Imagine how we could all benefit if we could boost that number. More scientists, inventors, business leaders, physicians and other educated professionals could play an important role in building a better future. Some could discover cures for diseases, develop new energy sources to mitigate climate change, find ways to increase food production for the growing global population, create new industries and jobs, invent new products and accomplish other great things.

In different contexts, each of us has witnessed the amazing transformative power of education when it is made available to young people like the millions who should now be in school but are not, particularly those with the greatest potential to excel academically.

Harold Levy has seen this as chancellor of New York City Schools, especially at three selective public high schools for high-achieving students opened during his term and at the first Bard Early College High School, which enables outstanding high school students to earn associate degrees tuition-free at the same time they earn their high school diplomas.

He has also seen this in his present position as the executive director of the Jack Kent Cooke Foundation,which has provided over $152 million in scholarships to enable nearly 2,200 outstanding low-income students to achieve spectacular success in colleges and universities.

John Sexton has seen similar results when he was president of New York University, where some of the most successful students on campus are drawn from 20 percent of the class eligible for federal Pell Grants that go to low-income students.

Even more dramatically, in his work with students at NYU's Abu Dhabi campus in the United Arab Emirates, he has seen the stunning effect of providing genuine educational opportunity to students drawn literally from around the world, including many who come from remote villages or hostile environments where they would have received little or no advanced education. An active worldwide scouting system discovers these gems.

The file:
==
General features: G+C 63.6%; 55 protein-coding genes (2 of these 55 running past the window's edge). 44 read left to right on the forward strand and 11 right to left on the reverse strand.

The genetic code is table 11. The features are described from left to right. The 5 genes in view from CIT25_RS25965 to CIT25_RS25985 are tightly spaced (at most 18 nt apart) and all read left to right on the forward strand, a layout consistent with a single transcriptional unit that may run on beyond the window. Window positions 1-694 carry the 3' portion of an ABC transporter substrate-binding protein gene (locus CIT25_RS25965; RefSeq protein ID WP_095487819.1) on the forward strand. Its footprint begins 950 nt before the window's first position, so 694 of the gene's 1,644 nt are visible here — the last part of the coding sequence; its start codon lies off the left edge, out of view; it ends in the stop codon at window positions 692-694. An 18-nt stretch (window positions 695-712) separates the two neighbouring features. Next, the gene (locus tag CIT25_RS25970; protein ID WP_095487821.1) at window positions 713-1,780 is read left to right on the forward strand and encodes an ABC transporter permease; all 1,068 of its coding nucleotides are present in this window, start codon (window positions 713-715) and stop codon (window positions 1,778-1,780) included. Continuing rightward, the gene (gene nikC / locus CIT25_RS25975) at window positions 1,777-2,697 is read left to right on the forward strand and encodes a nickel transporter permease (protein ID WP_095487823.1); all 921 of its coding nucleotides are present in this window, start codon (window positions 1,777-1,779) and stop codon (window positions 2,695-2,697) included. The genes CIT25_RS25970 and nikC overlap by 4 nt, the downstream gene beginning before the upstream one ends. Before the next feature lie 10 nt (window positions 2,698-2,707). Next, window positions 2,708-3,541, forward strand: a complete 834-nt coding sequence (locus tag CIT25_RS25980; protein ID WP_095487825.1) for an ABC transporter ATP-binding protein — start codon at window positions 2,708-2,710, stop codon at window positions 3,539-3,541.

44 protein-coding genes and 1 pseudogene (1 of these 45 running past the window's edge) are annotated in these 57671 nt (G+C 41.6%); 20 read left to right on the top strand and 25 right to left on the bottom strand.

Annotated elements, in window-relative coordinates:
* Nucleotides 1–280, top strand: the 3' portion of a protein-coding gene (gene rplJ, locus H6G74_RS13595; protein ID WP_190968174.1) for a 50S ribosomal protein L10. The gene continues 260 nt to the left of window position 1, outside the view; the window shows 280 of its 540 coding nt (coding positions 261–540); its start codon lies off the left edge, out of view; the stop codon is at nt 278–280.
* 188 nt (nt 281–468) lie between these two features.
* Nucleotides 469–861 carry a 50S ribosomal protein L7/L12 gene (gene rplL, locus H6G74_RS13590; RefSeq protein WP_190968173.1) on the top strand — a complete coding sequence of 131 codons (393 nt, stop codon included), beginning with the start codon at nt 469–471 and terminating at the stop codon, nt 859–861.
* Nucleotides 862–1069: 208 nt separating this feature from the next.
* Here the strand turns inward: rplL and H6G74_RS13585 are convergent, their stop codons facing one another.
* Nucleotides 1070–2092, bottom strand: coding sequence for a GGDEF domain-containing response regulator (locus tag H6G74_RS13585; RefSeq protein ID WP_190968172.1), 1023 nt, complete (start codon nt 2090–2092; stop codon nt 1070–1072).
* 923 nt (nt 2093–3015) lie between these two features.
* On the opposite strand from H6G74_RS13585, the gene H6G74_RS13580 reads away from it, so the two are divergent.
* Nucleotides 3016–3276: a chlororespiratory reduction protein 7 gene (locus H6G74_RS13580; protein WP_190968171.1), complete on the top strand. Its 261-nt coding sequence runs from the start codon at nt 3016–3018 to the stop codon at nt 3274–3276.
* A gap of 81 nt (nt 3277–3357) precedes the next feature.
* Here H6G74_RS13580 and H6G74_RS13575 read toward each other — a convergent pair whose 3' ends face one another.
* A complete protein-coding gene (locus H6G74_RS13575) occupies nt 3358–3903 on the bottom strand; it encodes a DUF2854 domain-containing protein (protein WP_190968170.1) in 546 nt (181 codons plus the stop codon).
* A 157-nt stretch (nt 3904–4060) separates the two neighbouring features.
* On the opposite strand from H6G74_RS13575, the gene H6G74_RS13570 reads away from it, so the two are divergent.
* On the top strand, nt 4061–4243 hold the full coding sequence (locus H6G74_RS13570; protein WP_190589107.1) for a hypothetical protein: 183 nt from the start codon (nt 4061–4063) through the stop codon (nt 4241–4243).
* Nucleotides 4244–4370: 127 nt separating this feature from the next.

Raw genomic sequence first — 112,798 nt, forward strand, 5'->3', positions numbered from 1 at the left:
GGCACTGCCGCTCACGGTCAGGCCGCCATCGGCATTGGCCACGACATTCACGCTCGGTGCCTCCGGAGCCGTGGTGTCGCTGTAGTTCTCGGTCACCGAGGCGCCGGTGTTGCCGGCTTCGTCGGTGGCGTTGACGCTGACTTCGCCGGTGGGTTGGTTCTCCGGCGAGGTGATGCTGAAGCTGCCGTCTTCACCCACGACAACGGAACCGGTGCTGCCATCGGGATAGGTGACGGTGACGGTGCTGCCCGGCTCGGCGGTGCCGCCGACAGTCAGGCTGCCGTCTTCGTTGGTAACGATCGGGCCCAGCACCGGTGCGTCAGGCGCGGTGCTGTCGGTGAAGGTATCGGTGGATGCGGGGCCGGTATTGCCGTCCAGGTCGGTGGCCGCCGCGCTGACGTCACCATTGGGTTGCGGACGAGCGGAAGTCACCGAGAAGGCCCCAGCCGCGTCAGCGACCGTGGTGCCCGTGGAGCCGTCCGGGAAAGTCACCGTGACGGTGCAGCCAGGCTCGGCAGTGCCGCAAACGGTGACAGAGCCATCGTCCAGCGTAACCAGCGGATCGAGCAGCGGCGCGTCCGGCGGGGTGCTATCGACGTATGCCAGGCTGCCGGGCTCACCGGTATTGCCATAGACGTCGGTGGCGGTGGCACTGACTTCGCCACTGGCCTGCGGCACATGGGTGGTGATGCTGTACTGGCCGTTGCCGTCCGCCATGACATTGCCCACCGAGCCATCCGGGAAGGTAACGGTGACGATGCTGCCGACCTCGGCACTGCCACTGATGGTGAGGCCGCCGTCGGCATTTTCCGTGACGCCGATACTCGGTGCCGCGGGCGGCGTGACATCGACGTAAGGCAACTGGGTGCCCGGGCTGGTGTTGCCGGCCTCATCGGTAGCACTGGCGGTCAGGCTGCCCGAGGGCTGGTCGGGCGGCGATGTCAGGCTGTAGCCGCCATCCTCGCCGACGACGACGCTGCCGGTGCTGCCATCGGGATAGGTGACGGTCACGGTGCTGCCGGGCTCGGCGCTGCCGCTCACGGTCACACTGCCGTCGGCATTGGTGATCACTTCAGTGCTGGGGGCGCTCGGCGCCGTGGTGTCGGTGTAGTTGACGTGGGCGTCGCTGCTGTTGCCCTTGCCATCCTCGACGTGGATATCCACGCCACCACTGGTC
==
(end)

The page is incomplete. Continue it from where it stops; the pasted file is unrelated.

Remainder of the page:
A need-blind admissions policy, along with generous government financial aid, makes it possible for them to attend with students from 120 different countries regardless of income. In just four years, with less than 1,400 graduates, nine NYU Abu Dhabi students have been named Rhodes Scholars and one has been named a Cooke Scholar.

Education will only grow in importance around the world as sophisticated machines, computers and robots continue to take over the jobs of factory workers and other laborers. Millions of uneducated people will grow increasingly desperate as they struggle to survive, making them more susceptible to calls to violence as a way to improve their lives.

It makes far more sense to act now to prevent the worsening plight of those denied an education than to wait for conditions to deteriorate. Increasing spending by the Trump administration and Congress to create a better-educated global citizenry will become more and more necessary and must be viewed as an essential investment — like a farmer spending money on seed and fertilizer to grow a valuable crop.

Making this investment will not be an act of charity, but rather an act of self-interest that will benefit us all, our children, our grandchildren and our planet. It is also our moral duty.

Harold O. Levy is the executive director of the Cooke Foundation and the former New York City schools chancellor. John Sexton, president emeritus of New York University and dean emeritus of the NYU Law School, leads the Catalyst Foundation for Universal Education.